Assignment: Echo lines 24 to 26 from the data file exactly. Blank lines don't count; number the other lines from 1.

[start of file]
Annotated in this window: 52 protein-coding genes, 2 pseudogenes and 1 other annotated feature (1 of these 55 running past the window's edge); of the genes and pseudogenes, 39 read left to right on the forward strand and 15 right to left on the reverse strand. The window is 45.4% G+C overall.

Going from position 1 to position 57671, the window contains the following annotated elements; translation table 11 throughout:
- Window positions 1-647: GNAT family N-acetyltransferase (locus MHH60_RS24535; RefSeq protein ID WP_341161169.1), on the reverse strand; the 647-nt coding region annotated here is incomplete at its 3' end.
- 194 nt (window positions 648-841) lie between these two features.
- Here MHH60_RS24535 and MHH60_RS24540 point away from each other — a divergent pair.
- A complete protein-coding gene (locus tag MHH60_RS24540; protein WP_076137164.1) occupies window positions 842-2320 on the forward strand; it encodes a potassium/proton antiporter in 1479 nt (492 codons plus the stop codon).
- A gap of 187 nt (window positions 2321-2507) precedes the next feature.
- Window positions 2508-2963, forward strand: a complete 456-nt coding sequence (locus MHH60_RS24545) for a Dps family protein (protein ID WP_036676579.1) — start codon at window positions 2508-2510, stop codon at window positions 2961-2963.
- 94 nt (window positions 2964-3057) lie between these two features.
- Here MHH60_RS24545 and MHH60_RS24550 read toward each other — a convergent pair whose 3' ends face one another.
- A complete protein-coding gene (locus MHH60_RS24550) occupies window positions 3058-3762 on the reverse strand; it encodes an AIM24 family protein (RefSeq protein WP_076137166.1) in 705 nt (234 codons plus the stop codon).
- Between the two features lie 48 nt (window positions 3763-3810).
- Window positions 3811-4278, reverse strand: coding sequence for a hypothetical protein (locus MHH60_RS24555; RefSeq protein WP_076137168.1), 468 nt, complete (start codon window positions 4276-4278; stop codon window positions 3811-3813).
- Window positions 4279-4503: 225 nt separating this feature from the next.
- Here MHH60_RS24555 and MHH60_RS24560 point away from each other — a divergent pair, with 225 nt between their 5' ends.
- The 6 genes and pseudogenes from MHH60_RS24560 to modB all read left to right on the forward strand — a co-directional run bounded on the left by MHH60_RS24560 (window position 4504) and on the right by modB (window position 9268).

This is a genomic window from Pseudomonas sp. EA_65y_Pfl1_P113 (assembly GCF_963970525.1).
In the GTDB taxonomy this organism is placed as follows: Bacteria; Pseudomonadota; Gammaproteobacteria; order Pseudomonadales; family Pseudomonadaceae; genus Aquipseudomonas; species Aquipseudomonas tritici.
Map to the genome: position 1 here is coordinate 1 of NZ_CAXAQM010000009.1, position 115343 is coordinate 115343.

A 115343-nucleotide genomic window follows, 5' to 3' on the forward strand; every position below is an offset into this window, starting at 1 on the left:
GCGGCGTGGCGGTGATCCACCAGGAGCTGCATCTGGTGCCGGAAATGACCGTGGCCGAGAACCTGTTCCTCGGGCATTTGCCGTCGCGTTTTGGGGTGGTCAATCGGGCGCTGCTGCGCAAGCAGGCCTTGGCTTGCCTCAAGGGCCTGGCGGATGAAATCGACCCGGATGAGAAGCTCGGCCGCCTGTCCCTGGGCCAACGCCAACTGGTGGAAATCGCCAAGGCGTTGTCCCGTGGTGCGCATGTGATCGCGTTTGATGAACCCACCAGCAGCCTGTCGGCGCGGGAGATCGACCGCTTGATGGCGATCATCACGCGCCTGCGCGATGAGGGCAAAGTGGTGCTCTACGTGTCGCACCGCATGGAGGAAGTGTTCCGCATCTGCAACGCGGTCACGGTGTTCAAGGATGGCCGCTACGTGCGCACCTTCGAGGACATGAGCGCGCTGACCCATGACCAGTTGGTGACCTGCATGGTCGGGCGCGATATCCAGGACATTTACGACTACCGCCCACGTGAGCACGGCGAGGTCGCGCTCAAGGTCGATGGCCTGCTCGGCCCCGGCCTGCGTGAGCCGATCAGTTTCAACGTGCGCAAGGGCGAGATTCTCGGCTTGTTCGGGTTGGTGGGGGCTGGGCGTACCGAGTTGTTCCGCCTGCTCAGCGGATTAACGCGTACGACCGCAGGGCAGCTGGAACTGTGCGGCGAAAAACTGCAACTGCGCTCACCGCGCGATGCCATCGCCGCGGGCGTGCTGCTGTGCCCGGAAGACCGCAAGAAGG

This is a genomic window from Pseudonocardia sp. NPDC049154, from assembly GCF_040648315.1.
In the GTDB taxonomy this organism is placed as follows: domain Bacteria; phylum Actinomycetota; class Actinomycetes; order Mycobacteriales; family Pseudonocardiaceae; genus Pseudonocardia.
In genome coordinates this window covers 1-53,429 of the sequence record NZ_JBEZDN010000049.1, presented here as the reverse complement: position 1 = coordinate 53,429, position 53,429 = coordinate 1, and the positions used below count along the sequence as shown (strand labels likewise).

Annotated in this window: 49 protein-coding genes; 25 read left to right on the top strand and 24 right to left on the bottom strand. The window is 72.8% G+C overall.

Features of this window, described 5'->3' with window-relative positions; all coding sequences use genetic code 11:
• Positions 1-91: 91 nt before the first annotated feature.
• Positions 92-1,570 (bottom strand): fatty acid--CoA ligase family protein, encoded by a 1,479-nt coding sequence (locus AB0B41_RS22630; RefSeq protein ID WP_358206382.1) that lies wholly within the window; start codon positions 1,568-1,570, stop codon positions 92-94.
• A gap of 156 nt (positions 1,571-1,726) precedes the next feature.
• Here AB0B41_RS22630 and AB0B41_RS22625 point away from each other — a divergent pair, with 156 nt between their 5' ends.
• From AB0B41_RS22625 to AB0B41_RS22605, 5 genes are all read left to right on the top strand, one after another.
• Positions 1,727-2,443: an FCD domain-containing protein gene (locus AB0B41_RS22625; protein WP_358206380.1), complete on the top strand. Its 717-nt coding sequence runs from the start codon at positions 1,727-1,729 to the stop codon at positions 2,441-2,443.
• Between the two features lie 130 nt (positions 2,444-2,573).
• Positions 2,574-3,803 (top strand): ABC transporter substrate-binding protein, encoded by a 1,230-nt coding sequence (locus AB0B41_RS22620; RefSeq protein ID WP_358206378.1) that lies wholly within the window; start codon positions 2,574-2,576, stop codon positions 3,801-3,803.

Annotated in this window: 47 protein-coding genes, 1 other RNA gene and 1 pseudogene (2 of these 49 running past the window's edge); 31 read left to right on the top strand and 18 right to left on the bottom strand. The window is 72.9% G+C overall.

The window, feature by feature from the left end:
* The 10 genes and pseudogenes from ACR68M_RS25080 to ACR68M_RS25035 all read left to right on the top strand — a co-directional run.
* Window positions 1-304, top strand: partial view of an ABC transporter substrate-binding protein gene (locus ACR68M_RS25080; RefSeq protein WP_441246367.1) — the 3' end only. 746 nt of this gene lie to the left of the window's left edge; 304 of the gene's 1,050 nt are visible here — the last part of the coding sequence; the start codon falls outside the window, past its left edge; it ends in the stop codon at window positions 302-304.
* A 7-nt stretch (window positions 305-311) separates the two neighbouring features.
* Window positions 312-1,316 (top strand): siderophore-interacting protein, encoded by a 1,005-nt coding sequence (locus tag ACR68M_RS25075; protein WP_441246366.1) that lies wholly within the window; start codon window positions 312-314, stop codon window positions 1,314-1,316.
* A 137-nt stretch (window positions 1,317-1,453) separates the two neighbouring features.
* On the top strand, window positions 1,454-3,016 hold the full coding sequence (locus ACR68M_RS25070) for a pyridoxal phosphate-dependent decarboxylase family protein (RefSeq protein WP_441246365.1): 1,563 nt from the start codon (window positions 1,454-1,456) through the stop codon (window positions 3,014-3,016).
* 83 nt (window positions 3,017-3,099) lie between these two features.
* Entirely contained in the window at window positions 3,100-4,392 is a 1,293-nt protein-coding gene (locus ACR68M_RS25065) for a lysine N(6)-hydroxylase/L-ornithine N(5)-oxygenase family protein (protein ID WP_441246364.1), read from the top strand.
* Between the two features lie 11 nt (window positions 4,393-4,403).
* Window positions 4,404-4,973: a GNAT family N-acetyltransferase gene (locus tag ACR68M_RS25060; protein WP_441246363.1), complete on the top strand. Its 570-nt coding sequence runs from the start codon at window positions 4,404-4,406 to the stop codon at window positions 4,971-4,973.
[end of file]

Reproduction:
In genome coordinates this window covers 1-53,429 of the sequence record NZ_JBEZDN010000049.1, presented here as the reverse complement: position 1 = coordinate 53,429, position 53,429 = coordinate 1, and the positions used below count along the sequence as shown (strand labels likewise).

Annotated in this window: 49 protein-coding genes; 25 read left to right on the top strand and 24 right to left on the bottom strand. The window is 72.8% G+C overall.

Features of this window, described 5'->3' with window-relative positions; all coding sequences use genetic code 11: